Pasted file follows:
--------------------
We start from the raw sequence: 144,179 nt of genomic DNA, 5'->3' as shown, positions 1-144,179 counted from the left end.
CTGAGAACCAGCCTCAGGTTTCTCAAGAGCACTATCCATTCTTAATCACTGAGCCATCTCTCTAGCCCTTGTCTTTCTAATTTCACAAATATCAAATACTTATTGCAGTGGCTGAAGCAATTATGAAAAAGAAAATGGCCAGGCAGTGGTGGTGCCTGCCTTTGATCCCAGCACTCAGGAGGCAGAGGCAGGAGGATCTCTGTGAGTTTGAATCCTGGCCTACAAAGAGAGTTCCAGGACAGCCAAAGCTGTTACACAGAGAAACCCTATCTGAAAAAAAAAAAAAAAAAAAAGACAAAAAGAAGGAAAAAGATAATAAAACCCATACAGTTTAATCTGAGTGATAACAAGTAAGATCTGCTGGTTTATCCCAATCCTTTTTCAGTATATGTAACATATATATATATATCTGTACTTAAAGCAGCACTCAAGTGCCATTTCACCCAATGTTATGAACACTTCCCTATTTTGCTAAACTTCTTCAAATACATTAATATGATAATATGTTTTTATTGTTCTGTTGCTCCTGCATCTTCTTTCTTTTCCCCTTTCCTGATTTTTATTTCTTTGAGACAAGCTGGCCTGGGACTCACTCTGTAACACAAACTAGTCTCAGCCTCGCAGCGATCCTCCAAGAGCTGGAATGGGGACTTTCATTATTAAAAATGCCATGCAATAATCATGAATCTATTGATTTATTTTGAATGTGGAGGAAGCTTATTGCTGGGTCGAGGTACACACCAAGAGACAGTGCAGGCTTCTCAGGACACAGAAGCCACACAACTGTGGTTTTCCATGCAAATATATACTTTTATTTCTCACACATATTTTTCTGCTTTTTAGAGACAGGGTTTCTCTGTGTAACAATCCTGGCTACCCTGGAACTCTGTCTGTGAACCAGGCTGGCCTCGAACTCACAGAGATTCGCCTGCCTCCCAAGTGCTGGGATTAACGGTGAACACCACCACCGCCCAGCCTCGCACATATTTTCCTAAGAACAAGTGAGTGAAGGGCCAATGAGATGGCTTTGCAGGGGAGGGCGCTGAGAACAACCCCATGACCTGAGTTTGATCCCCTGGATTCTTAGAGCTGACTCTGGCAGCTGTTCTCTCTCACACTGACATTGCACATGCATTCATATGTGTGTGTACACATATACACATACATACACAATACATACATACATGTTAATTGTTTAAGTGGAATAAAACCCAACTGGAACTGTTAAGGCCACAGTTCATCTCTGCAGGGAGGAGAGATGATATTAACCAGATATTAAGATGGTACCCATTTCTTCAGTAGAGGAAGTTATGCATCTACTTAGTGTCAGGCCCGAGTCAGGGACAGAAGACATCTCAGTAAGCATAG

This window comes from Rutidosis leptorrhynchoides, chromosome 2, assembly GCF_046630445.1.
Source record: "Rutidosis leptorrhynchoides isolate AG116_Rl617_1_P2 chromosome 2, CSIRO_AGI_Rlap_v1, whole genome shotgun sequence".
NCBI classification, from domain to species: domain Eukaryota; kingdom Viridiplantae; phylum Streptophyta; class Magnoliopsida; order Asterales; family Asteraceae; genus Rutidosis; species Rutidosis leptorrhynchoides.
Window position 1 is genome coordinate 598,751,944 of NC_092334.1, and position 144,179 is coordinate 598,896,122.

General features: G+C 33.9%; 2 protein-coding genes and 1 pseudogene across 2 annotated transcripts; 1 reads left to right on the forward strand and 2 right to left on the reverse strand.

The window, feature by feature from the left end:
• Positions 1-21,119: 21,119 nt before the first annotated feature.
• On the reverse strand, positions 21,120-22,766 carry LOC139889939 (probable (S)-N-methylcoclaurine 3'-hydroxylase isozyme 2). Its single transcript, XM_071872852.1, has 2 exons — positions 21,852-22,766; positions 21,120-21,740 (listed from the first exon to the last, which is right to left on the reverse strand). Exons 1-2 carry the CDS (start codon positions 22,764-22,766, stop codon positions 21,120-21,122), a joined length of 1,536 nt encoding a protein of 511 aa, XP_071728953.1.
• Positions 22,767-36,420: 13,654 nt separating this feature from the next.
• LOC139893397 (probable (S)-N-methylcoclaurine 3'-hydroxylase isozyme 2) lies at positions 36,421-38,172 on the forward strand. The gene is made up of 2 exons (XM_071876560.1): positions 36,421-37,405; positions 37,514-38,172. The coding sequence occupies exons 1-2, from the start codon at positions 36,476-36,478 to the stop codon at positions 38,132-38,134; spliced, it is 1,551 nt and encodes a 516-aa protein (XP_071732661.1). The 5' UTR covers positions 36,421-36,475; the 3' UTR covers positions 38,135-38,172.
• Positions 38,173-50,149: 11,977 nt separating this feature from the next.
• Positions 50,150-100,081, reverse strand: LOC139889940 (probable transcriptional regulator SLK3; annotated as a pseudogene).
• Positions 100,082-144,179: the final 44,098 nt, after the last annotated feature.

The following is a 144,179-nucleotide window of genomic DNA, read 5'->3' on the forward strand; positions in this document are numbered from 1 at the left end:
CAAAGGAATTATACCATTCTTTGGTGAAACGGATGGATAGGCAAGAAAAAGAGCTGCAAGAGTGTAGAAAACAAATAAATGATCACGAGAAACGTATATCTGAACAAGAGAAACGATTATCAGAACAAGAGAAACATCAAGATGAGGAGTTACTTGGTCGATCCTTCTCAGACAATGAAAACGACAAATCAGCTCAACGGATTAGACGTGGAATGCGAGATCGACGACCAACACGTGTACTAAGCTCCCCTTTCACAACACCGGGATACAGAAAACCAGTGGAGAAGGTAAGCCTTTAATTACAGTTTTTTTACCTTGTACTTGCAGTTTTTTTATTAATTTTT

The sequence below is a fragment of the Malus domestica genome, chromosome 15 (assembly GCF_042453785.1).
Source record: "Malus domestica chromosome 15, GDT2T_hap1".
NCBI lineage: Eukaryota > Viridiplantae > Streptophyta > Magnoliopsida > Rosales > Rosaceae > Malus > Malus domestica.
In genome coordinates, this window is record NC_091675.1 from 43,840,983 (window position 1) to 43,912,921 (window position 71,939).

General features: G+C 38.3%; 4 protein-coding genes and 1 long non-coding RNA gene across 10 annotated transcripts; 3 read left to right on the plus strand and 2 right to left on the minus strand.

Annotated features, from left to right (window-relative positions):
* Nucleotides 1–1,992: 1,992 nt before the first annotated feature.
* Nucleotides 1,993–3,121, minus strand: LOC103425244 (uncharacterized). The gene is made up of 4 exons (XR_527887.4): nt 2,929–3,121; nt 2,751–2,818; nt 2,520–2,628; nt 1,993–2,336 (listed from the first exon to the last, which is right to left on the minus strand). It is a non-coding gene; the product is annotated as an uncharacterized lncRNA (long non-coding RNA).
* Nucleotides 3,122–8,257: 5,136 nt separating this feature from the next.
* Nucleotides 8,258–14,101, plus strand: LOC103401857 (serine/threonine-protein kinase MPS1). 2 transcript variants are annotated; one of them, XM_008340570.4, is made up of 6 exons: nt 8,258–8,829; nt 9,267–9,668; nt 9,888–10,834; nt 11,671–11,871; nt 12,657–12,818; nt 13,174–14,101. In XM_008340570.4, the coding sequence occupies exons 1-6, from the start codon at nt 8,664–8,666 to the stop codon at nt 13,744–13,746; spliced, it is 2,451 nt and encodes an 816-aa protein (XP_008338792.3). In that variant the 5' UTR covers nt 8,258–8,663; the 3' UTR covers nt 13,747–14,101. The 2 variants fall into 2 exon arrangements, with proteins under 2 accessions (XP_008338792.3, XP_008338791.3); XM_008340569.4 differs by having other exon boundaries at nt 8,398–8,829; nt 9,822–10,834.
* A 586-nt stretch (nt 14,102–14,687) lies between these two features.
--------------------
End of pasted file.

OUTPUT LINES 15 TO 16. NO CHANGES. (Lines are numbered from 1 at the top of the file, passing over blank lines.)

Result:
• Positions 100,082-144,179: the final 44,098 nt, after the last annotated feature.

The following is a 144,179-nucleotide window of genomic DNA, read 5'->3' on the forward strand; positions in this document are numbered from 1 at the left end: